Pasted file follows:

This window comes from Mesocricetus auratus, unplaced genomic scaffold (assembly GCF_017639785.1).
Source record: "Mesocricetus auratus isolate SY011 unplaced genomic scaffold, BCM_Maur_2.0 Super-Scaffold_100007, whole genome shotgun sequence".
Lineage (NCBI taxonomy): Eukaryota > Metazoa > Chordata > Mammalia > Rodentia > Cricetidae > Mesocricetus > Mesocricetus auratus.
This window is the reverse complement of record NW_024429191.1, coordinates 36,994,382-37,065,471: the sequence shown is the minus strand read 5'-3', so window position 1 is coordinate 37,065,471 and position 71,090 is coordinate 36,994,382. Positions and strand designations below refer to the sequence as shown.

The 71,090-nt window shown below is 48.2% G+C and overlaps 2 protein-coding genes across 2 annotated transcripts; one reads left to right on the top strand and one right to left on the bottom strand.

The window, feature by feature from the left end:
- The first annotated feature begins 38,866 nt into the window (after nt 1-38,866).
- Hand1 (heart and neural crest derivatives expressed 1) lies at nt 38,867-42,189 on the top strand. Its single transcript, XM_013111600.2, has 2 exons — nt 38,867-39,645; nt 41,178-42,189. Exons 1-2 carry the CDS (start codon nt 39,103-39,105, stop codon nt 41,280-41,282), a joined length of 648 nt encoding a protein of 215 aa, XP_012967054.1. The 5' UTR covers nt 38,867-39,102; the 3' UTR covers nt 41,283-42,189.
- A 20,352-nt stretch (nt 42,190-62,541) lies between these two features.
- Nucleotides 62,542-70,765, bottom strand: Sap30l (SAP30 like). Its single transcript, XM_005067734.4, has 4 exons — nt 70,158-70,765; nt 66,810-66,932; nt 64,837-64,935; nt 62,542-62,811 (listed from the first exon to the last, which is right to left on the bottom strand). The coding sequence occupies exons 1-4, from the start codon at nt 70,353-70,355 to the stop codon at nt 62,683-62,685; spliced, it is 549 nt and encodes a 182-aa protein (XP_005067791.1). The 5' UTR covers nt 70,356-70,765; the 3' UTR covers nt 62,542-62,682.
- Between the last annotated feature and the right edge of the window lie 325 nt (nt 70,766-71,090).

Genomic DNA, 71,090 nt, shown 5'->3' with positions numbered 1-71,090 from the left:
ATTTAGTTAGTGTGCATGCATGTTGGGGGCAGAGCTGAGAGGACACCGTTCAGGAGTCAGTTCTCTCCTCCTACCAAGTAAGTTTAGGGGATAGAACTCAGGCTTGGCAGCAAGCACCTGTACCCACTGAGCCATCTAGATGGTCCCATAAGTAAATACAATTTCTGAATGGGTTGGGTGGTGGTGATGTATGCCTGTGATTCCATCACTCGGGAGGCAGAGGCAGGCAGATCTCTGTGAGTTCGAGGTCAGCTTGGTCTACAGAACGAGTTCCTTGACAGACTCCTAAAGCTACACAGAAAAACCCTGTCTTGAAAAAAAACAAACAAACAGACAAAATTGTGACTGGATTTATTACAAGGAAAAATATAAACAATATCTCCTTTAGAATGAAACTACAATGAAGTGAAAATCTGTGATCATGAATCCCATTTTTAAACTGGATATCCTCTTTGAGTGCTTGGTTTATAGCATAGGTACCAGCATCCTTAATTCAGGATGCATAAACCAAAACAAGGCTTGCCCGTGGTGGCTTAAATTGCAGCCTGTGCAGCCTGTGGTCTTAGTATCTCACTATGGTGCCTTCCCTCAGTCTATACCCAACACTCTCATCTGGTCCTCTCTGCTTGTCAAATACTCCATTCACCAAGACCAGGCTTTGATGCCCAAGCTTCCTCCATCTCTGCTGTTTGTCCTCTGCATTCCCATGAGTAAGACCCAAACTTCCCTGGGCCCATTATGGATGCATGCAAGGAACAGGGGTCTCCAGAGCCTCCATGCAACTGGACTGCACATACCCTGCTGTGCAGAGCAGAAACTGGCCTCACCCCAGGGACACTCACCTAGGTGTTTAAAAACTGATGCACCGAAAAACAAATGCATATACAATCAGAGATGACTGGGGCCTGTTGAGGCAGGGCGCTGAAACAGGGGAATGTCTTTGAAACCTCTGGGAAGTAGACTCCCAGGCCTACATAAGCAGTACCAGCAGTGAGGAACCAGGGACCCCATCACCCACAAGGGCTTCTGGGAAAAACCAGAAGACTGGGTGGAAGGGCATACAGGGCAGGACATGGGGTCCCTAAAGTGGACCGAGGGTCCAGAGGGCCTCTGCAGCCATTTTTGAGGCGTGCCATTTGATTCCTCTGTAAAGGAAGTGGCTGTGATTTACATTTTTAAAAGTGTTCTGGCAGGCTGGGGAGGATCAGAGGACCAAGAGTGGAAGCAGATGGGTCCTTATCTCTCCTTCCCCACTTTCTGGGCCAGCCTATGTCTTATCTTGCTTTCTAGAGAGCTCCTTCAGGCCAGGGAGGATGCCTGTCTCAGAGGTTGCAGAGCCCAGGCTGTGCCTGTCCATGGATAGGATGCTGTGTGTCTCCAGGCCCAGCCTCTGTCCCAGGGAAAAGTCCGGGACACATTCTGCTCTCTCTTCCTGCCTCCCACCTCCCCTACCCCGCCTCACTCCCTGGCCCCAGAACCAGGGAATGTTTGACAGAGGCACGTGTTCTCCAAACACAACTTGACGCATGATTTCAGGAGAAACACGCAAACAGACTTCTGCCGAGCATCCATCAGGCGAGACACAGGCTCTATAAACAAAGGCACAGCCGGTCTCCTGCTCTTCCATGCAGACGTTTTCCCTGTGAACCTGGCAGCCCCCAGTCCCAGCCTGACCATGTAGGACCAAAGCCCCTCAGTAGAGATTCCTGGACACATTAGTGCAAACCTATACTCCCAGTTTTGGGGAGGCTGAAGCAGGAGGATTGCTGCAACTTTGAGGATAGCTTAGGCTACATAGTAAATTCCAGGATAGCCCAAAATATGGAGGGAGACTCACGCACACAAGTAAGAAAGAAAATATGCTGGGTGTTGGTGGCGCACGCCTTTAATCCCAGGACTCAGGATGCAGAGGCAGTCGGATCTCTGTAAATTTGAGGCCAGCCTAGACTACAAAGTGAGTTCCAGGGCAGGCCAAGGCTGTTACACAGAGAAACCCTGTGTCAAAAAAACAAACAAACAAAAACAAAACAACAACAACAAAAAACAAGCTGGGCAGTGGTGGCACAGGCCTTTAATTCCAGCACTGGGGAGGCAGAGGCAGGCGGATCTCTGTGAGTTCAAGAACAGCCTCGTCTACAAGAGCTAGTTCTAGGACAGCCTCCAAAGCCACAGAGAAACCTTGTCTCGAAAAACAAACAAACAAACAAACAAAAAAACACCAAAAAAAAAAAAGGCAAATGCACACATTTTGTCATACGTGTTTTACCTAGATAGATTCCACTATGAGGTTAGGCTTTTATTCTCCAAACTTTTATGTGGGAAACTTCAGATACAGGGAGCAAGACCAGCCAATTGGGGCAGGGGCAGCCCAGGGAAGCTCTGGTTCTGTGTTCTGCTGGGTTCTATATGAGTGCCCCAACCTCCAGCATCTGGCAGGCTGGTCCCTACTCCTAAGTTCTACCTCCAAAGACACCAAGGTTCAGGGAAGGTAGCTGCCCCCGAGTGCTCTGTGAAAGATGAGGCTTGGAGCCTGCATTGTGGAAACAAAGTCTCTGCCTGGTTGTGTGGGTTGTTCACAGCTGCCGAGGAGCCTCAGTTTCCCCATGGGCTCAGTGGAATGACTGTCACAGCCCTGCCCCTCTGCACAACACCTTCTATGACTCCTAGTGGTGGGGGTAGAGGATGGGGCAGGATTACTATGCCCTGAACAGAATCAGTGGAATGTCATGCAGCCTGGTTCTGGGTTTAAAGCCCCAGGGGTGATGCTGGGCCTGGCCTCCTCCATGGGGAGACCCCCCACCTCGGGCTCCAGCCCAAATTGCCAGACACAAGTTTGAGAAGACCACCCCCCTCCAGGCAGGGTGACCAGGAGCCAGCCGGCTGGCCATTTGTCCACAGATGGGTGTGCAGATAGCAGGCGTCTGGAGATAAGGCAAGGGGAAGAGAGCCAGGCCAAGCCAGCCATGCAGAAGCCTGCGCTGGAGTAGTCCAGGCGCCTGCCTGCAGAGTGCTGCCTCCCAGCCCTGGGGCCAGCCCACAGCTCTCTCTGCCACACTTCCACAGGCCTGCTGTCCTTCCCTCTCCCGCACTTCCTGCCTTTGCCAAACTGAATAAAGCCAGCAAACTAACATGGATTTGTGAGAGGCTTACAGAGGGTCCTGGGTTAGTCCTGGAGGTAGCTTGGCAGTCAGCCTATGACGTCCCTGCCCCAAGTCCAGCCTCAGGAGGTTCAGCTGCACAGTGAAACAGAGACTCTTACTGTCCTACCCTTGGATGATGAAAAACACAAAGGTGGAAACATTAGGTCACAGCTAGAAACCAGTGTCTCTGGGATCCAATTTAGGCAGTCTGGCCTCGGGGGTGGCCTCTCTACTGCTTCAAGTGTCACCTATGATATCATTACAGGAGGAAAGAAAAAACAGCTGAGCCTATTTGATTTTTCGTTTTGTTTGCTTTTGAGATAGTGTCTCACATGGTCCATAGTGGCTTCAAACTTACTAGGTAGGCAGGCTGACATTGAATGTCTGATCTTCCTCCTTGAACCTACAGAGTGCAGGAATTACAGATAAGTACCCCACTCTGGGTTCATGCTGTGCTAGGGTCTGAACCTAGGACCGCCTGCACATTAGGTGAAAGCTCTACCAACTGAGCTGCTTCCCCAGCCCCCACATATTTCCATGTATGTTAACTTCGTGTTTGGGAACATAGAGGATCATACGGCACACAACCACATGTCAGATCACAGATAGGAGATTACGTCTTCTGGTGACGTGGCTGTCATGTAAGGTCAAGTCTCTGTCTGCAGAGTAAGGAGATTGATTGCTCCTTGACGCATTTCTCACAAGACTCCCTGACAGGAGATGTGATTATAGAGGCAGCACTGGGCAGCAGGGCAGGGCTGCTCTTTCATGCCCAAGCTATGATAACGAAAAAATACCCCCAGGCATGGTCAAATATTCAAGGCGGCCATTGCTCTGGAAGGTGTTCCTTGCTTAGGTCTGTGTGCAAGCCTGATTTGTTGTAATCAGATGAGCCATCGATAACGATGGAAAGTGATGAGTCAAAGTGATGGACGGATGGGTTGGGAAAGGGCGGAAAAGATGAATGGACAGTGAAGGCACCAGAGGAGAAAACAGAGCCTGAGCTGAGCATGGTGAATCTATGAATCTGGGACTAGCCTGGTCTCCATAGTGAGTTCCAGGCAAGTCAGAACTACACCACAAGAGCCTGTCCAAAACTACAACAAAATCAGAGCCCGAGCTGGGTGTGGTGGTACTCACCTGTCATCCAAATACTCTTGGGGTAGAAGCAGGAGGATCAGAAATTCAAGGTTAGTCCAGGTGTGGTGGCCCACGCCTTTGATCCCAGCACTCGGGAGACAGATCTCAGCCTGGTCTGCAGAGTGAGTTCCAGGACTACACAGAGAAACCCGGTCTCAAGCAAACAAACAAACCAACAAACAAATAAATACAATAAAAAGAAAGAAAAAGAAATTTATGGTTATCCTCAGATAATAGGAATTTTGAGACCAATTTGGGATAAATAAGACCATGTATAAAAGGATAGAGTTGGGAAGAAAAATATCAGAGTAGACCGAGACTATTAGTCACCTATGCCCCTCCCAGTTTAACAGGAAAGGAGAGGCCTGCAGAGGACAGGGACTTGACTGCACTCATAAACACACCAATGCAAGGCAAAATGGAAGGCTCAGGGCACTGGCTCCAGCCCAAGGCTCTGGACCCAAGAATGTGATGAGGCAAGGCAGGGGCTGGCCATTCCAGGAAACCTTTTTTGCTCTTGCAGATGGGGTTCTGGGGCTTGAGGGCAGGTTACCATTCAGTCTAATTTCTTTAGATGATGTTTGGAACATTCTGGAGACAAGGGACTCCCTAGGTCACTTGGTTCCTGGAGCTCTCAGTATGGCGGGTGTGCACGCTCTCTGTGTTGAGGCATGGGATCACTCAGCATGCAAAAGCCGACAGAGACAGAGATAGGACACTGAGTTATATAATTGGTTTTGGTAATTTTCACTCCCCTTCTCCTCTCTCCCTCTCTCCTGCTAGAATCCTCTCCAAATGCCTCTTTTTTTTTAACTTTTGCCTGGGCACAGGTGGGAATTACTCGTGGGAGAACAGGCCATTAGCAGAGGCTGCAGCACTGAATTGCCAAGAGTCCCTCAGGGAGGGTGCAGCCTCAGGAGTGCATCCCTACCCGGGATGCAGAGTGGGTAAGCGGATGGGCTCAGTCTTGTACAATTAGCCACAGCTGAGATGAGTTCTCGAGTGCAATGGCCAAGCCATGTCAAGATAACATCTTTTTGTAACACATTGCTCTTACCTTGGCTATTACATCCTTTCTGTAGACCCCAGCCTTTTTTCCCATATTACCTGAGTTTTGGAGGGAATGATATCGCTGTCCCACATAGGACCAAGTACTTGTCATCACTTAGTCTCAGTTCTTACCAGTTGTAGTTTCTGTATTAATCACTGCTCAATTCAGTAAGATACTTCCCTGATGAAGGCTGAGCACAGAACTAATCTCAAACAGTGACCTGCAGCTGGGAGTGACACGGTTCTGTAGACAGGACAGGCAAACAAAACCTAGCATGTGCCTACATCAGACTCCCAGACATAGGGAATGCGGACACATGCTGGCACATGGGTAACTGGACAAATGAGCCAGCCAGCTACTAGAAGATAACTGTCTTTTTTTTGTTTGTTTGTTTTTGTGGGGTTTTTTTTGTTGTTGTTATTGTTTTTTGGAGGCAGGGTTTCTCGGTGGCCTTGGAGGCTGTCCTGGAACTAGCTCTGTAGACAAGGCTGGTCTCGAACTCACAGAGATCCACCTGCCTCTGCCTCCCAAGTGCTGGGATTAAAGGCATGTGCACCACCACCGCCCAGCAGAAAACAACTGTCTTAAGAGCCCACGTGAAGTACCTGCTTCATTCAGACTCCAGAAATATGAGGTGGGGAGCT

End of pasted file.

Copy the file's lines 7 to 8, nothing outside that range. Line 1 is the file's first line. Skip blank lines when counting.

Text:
- The first annotated feature begins 38,866 nt into the window (after nt 1-38,866).
- Hand1 (heart and neural crest derivatives expressed 1) lies at nt 38,867-42,189 on the top strand. Its single transcript, XM_013111600.2, has 2 exons — nt 38,867-39,645; nt 41,178-42,189. Exons 1-2 carry the CDS (start codon nt 39,103-39,105, stop codon nt 41,280-41,282), a joined length of 648 nt encoding a protein of 215 aa, XP_012967054.1. The 5' UTR covers nt 38,867-39,102; the 3' UTR covers nt 41,283-42,189.